Narcissistic Personality Disorder (NPD) is a rapidly growing segment of personality disorders (cluster B) that affect an individual’s ability to have successful relationships. In addition, the subject that finds themselves entrenched in a relationship (be it professional or personal) will be challenged in feeling heard, understood, respected and otherwise valued. This article discusses techniques and tools that are effective in managing the Narcissist.
Remembering that NPD is a psychological disorder that negatively impacts the individual’s ability to have and hold relationships, may change how you view that person. So as to not be confused, I am not suggesting that someone stay in an abusive relationship. Specifically work relationships and casual acquaintances may be managed by adopting the perspectives of compassion and patience while retaining emotional distance.
Before reading on, verse yourself in the common tactics used by a Narcissist so that you’re familiar with how things need to change. It may also help to read about the victimology associated with Narcissism.
How to Talk to a Narcissist
Having patience will let you remain in the conversation while those around you disengage or even leave. Viewing the Narcissist with compassion will help you tolerate the conversation and overlook the narcissist’s selfishness and arrogance.
If you stay focused, you will be able to remember what the narcissist wants and what your objectives are in the conversation.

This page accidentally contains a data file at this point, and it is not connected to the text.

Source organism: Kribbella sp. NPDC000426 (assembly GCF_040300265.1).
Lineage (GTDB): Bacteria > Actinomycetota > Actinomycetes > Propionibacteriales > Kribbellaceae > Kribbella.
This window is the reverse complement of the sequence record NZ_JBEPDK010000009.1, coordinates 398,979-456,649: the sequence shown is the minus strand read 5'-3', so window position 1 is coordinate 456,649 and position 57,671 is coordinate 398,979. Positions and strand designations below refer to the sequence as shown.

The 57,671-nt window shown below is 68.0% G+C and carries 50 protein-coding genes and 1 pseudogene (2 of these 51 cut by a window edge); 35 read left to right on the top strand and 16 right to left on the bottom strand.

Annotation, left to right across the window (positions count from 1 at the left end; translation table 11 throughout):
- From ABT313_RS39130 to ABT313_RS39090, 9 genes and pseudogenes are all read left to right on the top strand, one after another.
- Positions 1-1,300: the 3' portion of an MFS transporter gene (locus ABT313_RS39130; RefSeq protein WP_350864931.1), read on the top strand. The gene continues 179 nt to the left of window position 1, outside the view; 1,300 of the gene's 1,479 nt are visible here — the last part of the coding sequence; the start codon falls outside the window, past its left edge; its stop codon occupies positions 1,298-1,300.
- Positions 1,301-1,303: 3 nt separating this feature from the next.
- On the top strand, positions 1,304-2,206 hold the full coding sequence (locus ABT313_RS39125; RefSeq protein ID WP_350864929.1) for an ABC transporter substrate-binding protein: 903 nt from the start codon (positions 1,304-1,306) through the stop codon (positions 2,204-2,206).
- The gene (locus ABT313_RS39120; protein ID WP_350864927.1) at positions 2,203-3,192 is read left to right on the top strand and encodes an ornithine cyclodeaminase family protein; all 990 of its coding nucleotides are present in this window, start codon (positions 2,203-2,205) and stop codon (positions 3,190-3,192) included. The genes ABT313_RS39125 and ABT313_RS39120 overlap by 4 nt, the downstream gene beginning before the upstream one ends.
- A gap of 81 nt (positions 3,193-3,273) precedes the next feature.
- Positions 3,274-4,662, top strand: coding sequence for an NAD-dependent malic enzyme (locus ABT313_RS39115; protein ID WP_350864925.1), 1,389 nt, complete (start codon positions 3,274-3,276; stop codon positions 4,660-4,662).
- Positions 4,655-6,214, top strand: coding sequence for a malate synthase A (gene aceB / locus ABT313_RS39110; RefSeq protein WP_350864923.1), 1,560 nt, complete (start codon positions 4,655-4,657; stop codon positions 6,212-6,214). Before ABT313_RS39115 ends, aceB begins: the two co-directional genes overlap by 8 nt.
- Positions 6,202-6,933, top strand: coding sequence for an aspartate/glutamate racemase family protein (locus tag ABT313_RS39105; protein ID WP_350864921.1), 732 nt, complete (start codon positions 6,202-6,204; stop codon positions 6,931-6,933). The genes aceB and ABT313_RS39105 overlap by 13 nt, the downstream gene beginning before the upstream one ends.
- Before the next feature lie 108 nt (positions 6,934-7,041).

Talking to a narcissist can be uncomfortable, but you can still carry on a decent conversation and perhaps an acquaintance — although it won’t be a deep friendship.
- Limit your expectations, embrace a supportive role and recognize what you are dealing with.
- Listen carefully and offer signals of positive recognition. If possible, be genuine and sincere.
- Make a verbal note of any of the narcissist’s achievements that you truly admire.
- Avoid disagreeing with the narcissist’s opinion or point of view as they won’t tolerate the challenge and may attack.
Don’t worry about causing the narcissist to become more self-centered. He or she has behaved this way since an early age and is unable to stop without professional help (and that’s not typically successful).
What to Say to Disarm a Narcissist
Narcissists have a delusional sense of self-worth and an inability to feel empathy for other people.
They are unable to effectively regulate their emotions or understand the impact that their actions have on other people. As a result, disarming them is not simple.
These statements might get their attention, but it’s not likely to change their behaviors permanently. You should probably focus less on disarming them and more on learning how to implement your boundaries and manage their behaviors.
Let’s talk about the most effective ways to talk to and shut down a narcissist so you can tolerate their irritating and often hurtful behaviors.
Tools To Disarm The Narcissist
The following tips can help you identify toxic behaviors and take back control as you manage the Narcissist in your life.